2. I don’t agree with what you say in some of this. Of course it would be too nanny state to control what people spend their benefits on, but there are people who will claim they can’t afford to eat etc but they will spend the money on other things such as sky tv…now I’m not saying certain things are luxuries only for working people – I am saying that in some cases people will chose not to use their benefits for essentials and then claim to be hard done by. Benefits are a stop-gap until people sort themselves out with work, people may chose to spend them on luxuries but they should not be provided on the basis that the payments are enough to fund them.

    In the case of the lawyer, what if they are a single person with no children, they have a mortgage but also some savings, they go from a good wage to nothing. What support do they actually get? As far as I can see all they will get is JSA apx £70 a week for 6 months no matter how much the have paid in until they have spent most of their assets there will be no help. Even then, as a single person, if housing was eventually needed, there would be very little access to social housing and a very low allowances.

    I agree in what you say that the media often try to show us the worst cases to portray scroungers – no quote marks needed – they do exist – not in the quantity the media portray but they are out there. I think the thing that stands out from Jack’s case is that the administration of the benefits system needs to be addressed – why do claims take so long to process, why are changes made without checking the immediate impact, of course there are people who just cannot manage their money properly, but in Jacks case it looks like she was pretty switched on but she wasn’t kept informed so had difficulty keeping her bills under control. It looks like she was almost penalised for managing to find work that only lasted a short while?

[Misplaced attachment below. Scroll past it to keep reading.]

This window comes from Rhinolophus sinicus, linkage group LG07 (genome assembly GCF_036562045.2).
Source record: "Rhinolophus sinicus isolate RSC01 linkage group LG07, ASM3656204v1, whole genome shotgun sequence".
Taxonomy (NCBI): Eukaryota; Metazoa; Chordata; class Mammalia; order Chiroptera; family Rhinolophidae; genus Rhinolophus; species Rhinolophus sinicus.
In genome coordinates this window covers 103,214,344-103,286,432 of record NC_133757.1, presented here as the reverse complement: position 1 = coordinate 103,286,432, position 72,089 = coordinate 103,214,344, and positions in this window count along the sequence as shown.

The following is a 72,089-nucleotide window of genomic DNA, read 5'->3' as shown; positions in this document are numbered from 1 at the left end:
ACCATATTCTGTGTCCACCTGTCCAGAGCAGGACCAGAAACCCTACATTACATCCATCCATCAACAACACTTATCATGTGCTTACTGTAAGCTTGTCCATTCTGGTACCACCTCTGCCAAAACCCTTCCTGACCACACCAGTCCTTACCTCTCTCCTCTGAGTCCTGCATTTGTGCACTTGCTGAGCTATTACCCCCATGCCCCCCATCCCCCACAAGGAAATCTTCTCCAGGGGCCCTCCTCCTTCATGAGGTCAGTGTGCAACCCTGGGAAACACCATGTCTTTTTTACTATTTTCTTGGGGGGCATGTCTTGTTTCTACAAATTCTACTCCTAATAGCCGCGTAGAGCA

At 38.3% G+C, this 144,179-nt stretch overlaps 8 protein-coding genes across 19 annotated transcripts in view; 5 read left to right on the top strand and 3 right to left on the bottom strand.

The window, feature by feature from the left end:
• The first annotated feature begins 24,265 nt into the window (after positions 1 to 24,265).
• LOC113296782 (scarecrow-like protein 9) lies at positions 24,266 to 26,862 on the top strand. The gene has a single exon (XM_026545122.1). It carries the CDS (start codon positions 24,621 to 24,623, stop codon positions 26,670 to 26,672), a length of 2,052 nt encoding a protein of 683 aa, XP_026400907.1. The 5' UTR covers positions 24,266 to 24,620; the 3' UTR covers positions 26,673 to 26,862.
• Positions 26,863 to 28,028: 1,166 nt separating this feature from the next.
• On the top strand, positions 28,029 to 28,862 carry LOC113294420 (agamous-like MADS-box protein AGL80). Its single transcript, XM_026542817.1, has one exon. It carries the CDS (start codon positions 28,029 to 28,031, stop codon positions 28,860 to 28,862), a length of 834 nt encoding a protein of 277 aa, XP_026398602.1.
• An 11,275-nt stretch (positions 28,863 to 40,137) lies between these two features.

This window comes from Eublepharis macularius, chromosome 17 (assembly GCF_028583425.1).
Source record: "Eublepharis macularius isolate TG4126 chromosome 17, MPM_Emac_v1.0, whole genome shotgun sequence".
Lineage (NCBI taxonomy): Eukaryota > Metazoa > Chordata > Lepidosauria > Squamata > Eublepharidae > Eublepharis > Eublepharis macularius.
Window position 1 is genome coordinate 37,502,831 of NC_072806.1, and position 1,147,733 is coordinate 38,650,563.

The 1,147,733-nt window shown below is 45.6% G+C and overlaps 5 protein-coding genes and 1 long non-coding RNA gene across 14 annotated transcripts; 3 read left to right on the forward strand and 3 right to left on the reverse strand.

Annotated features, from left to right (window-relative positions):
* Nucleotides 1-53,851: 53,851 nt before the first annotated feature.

I’ve got some points on the the control over how benefits are spent. For example if we took away free school meals and added the cost to the parents benefits – how confident would we be that the child would either arrive with a decent packed lunch or money to pay for a dinner? If benefits are given for a specific purpose, they should be spent for that purpose – otherwise that is surely misuse of public money?
    If someone decides to spend their tax credit on cigarettes and starve their child, surely that is misuse and the state should be able to step in and control personal finance.